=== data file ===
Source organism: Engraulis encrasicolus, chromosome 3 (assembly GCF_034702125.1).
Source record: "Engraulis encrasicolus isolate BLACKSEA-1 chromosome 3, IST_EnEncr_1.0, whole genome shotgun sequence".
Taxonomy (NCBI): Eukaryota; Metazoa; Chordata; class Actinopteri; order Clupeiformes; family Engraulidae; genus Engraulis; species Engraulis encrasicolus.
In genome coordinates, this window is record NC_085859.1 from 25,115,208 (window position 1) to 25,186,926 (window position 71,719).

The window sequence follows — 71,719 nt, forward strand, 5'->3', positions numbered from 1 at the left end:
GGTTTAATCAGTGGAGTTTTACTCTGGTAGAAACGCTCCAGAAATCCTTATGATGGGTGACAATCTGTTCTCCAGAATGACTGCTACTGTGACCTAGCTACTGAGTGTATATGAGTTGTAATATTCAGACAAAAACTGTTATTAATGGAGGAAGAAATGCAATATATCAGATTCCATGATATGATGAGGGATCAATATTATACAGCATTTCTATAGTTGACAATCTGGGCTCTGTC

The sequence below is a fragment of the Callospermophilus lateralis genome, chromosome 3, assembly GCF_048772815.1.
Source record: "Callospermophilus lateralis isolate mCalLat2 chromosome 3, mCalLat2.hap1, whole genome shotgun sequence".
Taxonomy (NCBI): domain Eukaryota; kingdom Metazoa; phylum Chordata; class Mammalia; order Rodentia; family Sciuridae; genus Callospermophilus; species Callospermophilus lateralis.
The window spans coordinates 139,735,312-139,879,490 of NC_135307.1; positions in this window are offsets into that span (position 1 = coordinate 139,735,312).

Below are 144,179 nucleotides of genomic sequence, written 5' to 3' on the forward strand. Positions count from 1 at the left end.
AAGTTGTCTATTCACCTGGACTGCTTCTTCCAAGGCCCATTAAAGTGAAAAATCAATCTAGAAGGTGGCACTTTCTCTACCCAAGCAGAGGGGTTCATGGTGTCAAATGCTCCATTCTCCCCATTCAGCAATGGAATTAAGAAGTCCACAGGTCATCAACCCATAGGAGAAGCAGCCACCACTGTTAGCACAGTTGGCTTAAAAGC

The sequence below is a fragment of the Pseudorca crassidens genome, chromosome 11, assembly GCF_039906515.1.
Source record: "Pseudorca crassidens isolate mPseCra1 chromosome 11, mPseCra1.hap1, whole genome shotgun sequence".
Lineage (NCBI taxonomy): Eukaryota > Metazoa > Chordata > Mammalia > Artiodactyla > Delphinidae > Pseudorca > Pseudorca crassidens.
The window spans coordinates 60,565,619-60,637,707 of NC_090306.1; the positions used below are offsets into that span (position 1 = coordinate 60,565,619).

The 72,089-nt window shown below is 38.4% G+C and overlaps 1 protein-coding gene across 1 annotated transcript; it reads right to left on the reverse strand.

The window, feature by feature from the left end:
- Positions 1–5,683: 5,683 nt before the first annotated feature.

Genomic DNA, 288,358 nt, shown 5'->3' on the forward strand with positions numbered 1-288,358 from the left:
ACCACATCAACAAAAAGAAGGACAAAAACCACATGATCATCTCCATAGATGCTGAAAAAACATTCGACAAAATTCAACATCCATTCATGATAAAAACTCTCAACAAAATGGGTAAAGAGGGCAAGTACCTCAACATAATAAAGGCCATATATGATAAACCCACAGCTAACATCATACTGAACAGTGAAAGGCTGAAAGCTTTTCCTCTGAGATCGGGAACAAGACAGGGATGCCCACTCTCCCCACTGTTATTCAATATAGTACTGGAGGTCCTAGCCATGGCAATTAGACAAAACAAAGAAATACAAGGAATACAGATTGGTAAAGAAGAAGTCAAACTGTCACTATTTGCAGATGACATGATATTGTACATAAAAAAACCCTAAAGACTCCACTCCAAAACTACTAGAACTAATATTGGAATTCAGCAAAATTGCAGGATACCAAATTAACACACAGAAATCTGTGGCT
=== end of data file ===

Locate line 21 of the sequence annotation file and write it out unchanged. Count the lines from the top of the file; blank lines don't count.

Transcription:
ACCACATCAACAAAAAGAAGGACAAAAACCACATGATCATCTCCATAGATGCTGAAAAAACATTCGACAAAATTCAACATCCATTCATGATAAAAACTCTCAACAAAATGGGTAAAGAGGGCAAGTACCTCAACATAATAAAGGCCATATATGATAAACCCACAGCTAACATCATACTGAACAGTGAAAGGCTGAAAGCTTTTCCTCTGAGATCGGGAACAAGACAGGGATGCCCACTCTCCCCACTGTTATTCAATATAGTACTGGAGGTCCTAGCCATGGCAATTAGACAAAACAAAGAAATACAAGGAATACAGATTGGTAAAGAAGAAGTCAAACTGTCACTATTTGCAGATGACATGATATTGTACATAAAAAAACCCTAAAGACTCCACTCCAAAACTACTAGAACTAATATTGGAATTCAGCAAAATTGCAGGATACCAAATTAACACACAGAAATCTGTGGCT